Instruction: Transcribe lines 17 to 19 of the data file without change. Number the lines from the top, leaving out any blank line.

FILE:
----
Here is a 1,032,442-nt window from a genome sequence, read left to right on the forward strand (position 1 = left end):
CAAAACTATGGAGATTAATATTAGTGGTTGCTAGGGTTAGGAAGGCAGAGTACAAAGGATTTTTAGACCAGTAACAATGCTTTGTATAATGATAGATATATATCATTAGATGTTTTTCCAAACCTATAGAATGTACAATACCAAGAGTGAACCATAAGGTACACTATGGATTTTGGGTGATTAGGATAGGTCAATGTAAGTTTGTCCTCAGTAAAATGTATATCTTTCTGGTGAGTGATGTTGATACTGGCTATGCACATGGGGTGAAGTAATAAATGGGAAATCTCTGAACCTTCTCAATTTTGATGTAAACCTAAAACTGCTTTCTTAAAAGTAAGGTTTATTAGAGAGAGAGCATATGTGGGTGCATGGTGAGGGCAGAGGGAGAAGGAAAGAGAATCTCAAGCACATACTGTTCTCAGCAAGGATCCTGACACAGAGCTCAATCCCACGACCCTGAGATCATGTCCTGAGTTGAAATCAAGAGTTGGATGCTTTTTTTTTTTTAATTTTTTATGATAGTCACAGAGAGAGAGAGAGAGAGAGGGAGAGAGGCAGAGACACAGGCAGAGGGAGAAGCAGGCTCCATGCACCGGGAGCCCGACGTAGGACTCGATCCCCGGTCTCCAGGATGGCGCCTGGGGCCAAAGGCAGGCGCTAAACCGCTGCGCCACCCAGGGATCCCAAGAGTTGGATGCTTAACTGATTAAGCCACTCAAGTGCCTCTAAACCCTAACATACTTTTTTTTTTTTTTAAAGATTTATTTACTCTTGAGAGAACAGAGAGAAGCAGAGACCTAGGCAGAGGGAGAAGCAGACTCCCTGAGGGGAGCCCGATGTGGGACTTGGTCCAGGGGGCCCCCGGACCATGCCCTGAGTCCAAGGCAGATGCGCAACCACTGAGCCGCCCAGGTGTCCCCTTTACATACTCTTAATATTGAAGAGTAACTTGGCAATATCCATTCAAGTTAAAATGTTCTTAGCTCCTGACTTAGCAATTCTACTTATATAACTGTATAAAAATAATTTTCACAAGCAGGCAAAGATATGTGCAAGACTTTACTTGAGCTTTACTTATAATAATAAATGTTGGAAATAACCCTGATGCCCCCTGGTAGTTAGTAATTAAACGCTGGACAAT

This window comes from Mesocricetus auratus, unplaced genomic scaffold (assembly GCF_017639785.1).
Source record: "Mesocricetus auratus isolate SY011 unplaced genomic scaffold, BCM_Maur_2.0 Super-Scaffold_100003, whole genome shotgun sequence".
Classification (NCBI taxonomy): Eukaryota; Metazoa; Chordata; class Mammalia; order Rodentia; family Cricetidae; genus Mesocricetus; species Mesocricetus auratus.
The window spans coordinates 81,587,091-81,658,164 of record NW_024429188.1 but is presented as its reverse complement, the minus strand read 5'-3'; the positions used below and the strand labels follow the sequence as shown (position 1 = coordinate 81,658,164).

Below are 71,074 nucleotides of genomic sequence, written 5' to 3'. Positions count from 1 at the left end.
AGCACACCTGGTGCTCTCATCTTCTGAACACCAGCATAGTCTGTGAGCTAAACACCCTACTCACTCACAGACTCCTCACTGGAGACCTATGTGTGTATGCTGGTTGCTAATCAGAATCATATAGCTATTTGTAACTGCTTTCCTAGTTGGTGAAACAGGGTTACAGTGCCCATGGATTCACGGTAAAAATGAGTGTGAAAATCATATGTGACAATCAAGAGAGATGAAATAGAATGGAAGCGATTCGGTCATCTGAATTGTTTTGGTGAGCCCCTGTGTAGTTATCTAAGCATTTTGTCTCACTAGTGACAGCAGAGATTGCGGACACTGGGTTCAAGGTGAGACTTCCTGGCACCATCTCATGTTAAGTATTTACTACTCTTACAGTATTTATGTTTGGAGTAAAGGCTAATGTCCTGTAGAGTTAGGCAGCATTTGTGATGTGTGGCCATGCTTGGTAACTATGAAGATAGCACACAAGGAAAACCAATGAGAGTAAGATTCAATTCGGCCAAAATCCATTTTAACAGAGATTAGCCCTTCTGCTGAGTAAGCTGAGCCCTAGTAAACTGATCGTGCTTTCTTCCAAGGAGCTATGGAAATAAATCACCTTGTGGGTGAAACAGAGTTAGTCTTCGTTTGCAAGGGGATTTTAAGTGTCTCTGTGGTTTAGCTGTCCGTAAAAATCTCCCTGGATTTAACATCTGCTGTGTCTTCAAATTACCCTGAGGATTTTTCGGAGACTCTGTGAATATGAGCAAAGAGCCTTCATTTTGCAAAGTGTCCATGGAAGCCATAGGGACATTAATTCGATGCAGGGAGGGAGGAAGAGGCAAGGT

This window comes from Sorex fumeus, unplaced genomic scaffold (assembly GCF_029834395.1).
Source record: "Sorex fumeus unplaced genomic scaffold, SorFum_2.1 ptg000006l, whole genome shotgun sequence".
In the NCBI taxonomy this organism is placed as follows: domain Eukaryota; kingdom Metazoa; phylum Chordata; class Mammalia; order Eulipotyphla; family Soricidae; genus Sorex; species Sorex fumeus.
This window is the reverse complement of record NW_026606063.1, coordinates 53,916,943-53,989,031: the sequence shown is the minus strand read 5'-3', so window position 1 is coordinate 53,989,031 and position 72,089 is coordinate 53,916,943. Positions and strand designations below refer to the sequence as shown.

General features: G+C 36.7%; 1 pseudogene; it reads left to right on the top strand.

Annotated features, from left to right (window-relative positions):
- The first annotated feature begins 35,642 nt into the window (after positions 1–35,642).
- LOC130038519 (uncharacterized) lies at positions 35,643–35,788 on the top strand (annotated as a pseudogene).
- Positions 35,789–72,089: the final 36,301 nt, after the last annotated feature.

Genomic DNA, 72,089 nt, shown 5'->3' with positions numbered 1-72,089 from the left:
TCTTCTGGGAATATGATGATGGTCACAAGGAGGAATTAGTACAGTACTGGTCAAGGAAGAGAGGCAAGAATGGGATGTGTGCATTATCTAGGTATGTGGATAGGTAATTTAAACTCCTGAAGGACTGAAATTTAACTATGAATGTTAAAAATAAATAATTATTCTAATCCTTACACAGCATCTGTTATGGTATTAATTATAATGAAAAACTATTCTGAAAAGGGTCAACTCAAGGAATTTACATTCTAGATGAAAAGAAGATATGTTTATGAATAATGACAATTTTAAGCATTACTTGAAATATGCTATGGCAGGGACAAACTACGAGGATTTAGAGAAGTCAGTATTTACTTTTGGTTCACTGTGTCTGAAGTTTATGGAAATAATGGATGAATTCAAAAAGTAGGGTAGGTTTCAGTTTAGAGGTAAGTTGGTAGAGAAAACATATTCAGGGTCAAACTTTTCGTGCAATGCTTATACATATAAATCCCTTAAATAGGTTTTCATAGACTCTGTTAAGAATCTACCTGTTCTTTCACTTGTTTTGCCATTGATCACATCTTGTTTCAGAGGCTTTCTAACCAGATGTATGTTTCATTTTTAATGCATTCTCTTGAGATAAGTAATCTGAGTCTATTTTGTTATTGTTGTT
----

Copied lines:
- Positions 35,789–72,089: the final 36,301 nt, after the last annotated feature.

Genomic DNA, 72,089 nt, shown 5'->3' with positions numbered 1-72,089 from the left:
TCTTCTGGGAATATGATGATGGTCACAAGGAGGAATTAGTACAGTACTGGTCAAGGAAGAGAGGCAAGAATGGGATGTGTGCATTATCTAGGTATGTGGATAGGTAATTTAAACTCCTGAAGGACTGAAATTTAACTATGAATGTTAAAAATAAATAATTATTCTAATCCTTACACAGCATCTGTTATGGTATTAATTATAATGAAAAACTATTCTGAAAAGGGTCAACTCAAGGAATTTACATTCTAGATGAAAAGAAGATATGTTTATGAATAATGACAATTTTAAGCATTACTTGAAATATGCTATGGCAGGGACAAACTACGAGGATTTAGAGAAGTCAGTATTTACTTTTGGTTCACTGTGTCTGAAGTTTATGGAAATAATGGATGAATTCAAAAAGTAGGGTAGGTTTCAGTTTAGAGGTAAGTTGGTAGAGAAAACATATTCAGGGTCAAACTTTTCGTGCAATGCTTATACATATAAATCCCTTAAATAGGTTTTCATAGACTCTGTTAAGAATCTACCTGTTCTTTCACTTGTTTTGCCATTGATCACATCTTGTTTCAGAGGCTTTCTAACCAGATGTATGTTTCATTTTTAATGCATTCTCTTGAGATAAGTAATCTGAGTCTATTTTGTTATTGTTGTT